The weekend announcement that three major credit entities will “use a new code for gun shop purchases in US stores” has touched off a fury in the firearms community, with the National Rifle Association telling Business Insider the move “is nothing more than a capitulation to anti-gun politicians and activists bent on eroding the rights of law-abiding Americans one transaction at a time.”
The report identified Visa, MasterCard and American Express as having adopted the coding idea “after the International Organization for Standardization, a Geneva-based nonprofit, approved the creation of a merchant code for gun retailers,” according to Yahoo News.
New York City Mayor Eric Adams, who reportedly blames his city’s spike in violent crime on “the proliferation of guns,” according to the Associated Press. There was no mention of the liberal policies toward criminals.
New York City Comptroller Brad Lander told the AP the decision made “moral and financial sense.”
But critics contend the decision amounts to an invasion of privacy against gun owners, and also raises alarms that the credit card companies are trying to “circumvent regulations preventing federal tracking of gun sales,” said Jim Shepherd, editor of The Outdoor Wire.
Concern about the move is so intense, at least in the Pacific Northwest, that at least two separate conversations have erupted on the popular Northwest Firearms forum. A participant in one of the two threads advised, “Bottom line, don’t use credit and use cash. If it needed to be put on credit, then maybe could y afford it to begin with. On the other hand, sucks for all who order online and want the protections afforded by using a credit card. Might be a good time to establish some relationships with local shops who do wholesale orders on a regular business. Use cash and don’t be in a hurry.”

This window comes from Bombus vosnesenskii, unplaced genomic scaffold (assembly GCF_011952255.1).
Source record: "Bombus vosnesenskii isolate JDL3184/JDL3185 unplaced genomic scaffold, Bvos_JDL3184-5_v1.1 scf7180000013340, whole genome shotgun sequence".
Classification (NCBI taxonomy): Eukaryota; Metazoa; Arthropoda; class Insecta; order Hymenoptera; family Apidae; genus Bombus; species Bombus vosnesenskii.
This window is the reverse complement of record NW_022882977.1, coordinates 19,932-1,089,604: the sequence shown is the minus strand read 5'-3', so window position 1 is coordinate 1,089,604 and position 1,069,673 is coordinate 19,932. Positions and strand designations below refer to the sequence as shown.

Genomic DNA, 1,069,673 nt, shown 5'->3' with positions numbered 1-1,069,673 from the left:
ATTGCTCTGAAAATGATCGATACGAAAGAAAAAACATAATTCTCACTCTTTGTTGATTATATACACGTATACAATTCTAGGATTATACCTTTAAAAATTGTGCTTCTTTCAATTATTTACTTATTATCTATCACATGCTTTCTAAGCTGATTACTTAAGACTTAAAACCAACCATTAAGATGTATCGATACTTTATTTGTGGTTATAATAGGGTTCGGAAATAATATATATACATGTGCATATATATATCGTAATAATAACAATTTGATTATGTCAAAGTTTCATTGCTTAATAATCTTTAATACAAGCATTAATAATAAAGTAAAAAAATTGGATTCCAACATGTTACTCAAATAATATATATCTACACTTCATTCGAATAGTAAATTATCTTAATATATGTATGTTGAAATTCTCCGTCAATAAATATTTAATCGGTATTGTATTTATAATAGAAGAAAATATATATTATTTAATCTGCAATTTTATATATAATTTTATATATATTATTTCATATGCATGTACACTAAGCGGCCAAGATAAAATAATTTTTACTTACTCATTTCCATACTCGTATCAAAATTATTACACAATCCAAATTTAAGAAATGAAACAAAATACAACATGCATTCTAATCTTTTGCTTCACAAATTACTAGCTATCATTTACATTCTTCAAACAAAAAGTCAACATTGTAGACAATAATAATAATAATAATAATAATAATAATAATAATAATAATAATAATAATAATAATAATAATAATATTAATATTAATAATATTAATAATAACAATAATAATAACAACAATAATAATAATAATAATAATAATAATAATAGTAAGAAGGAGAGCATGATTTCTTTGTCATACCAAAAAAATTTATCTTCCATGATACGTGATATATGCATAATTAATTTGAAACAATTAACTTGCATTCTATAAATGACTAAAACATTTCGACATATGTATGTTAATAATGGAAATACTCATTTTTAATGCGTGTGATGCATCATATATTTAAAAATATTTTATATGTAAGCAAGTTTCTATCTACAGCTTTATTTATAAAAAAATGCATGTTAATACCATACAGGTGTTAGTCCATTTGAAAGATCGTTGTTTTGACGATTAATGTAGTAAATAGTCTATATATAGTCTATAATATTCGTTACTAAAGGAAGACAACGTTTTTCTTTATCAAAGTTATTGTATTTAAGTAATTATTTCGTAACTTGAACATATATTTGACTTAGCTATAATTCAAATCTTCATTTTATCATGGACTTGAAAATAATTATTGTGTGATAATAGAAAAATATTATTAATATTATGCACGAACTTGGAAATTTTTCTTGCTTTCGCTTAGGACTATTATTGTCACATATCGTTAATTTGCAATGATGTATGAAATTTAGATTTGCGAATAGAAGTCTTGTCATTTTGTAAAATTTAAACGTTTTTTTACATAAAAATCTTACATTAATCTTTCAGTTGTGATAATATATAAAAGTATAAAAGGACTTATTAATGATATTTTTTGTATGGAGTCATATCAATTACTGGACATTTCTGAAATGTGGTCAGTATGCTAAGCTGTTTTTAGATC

Does this somehow create a de facto gun registry?
As reported by Reuters, “In a statement, Amalgamated Chief Executive Priscilla Sims Brown said the codes will allow financial institutions to use new tools to detect and report suspicious activity associated with gun trafficking and mass shootings, without impeding legal gun sales.”
But this raises two questions: To whom, or what agency, will these financial institutions report this “suspicious activity,” and what constitutes this “suspicious activity” in the first place?
It might also be fair to wonder why financial institutions have decided unilaterally to monitor firearms sales.